When the Beehive announces something just before Christmas, Alf learned long ago, they are hoping people are so preoccupied with preparations for the festive season that they won’t pay much attention.
It worked with Alf, when the Peda file was updated.
In effect, the announcement was that Santa would not be bringing goodies to the Pacific Economic Development Agency (Peda).
This company with a single shareholder – some of us might recall – was given a generous dollop of dosh ($4.8m over four years) in the May Budget to “improve the economic wellbeing of Pacific people in Auckland”.
But this handout caused something of a ruckus about shortcomings with the tender process and the over-riding of Ministry of Pacific Island Affairs advice that Peda was unproven and a risky investment.
Actually, there had been no tender process, but because of the ruckus the money was later opened up to competitive bids.
Lo and behold, seven months after Budget 2010 and just as we were all making last-minute Christmas purchases, the ministry announced that four companies had been chosen to receive $2.3m over two years.
As the Herald observed:
Peda is not one of them, though the ministry acknowledges that Peda’s advocacy led to the money allocation in the first place.
The companies are: charitable trust SENZ, In-Work NZ, Crosspower Ministries Trust and C-Me Mentoring Foundation Trust.
The project, called the Pacific Employment Support Services (PESS) project, will be implemented and managed by the ministry. It will target 700 16- to 25-year-old Pacific people in Auckland to help them into higher education and sustainable employment.
The boss of the Ministry of Pacific Island Affairs, Colin Tukuitonga, was asked how come it had taken so long to contract the services.
“It’s taken a while to get here but given the money involved we wanted to make sure we ran a robust process, and secured the best possible value,” Dr Tukuitonga said.
Dipton’s best-known citizen, Finance Minister Bill English, could do with a bit of instruction in robust processes from this Tukuitonga fellow.
In a further updating of the Peda file today, the Herald tells us that English had flexed a great deal of ministerial muscle but not much polical or managerial sense in handling the matter in the run-up to Budget 2010.
Among other high-handed actions (or inactions), he had kept the Ministry of Pacific Island Affairs, and the Treasury in the dark.
Alf has great admiration for Bill English and can not imagine he is the sort of bloke who might side-step normal Government processes.
He can only suppose poor old Bill had been starved of the mashed swede that is brain fodder for Southlanders.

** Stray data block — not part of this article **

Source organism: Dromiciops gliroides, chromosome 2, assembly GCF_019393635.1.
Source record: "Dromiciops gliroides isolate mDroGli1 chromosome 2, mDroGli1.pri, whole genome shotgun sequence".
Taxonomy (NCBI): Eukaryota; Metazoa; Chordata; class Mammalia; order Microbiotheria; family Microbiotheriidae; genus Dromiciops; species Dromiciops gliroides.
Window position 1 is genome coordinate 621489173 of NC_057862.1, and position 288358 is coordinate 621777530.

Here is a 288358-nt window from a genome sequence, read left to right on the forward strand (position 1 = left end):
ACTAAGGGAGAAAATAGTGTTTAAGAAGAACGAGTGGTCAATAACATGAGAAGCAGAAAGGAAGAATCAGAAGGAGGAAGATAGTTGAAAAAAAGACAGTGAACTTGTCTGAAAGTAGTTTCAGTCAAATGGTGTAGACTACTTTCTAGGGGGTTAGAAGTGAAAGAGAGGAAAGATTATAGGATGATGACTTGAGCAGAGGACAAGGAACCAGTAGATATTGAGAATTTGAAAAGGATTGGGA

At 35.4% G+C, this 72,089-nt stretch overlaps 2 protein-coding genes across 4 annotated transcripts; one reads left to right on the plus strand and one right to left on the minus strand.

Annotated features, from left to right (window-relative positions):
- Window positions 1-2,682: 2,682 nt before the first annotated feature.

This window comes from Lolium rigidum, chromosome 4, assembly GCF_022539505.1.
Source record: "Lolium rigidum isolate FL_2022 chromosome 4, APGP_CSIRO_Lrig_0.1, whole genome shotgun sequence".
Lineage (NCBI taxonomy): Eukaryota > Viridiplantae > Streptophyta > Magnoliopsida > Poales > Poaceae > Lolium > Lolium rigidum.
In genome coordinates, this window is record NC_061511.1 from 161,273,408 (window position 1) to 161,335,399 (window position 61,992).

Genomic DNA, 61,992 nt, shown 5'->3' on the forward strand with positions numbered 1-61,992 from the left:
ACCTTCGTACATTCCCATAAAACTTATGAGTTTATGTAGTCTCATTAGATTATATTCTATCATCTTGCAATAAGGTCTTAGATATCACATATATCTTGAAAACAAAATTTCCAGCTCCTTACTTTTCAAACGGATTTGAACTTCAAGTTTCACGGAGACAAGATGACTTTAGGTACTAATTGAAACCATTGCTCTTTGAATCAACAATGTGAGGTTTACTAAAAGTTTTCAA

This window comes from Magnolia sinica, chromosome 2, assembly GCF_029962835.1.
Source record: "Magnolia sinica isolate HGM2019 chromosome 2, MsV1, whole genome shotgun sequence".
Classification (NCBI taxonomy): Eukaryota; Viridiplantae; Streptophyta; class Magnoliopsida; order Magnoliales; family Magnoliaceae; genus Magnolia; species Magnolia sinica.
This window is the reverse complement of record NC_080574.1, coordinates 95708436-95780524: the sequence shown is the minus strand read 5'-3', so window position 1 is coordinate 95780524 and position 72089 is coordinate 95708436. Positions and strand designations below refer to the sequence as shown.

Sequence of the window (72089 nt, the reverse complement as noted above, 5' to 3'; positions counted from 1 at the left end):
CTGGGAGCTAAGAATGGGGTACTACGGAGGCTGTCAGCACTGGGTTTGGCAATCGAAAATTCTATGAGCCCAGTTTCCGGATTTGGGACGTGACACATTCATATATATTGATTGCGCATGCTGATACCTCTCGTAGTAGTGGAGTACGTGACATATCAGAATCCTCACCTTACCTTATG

He became curiously impulsive as a consequence.
Documents obtained by the Herald show that after meeting Pacific leaders in Auckland, he decided to grant a little-known private company, the Pacific Economic Development Agency (Peda), $4.8 million for Pacific youth programmes.
When his office informed the Treasury in March, officials asked the Ministry of Pacific Island Affairs for information, but no one at the ministry knew of the initiative.
When ministry officials told the Treasury they know nothing, a Treasury analyst responded: “We are even more in the dark on this one – there are no Cabinet papers or anything else … maybe worth asking your minister’s office.”
It didn’t take the ministry too long to evaluate Peda as untested, inexperienced and with a track record of not working well with others.
But it proposed working with Peda to mitigate these risks in a robust purchase agreement.
According to the Herald, the Cabinet did not approve the proposal until a month after Bill had instructed the Treasury to include the money for Peda in the Budget.
And so the money was announced in May as going to Peda.
But then came the ruckus and all sorts of political howz-yer-father, and in August the ministry opened it up to a competitive tender process.
The upshot was the Christmas announcement that four providers would be contracted and Peda was not one of them.
Inevitably, this carry-on has given Labour the stuff for mud-slinging and that Goff bugger is banging on about the whole process being a disgrace.
“Usually if you’re making a proper decision, you’d be looking for advice from Treasury, advice from the relevant ministry, and normally you’d run a tender process to ensure you were getting the best value for money.”
He also criticised the timing of the release – two days before Christmas, to minimise the impact.
The Beehive spin doctors are doing their best with these awkward developments.
A spokesman for Bill English said the contract was an injection of new money for Pacific problems and it should be celebrated.
The spokesman had an explanation for the way his boss had short-circuited the normal procedures.
“Ministers oversee the Budget process – officials don’t make Budget decisions,” he said.
But that leaves the small matter of Bill’s response to a Parliamentary question on 22 June.
Phil Goff: Why does the minister not simply come clean and acknowledge that he, rather than Mrs te Heuheu, negotiated this deal, and that it was done without the normal standards of transparency, accountability and due diligence that should have been followed before he included the commitment to a specific untested agency in the Budget?
Bill English: Because that is simply not correct.
Here’s hoping Bill has been scoffing lots of mashed swede during his holiday.
He needs to get his brain in shape for the further questioning that seems inevitable when we all get back to Parliament and the election-year politicking begins.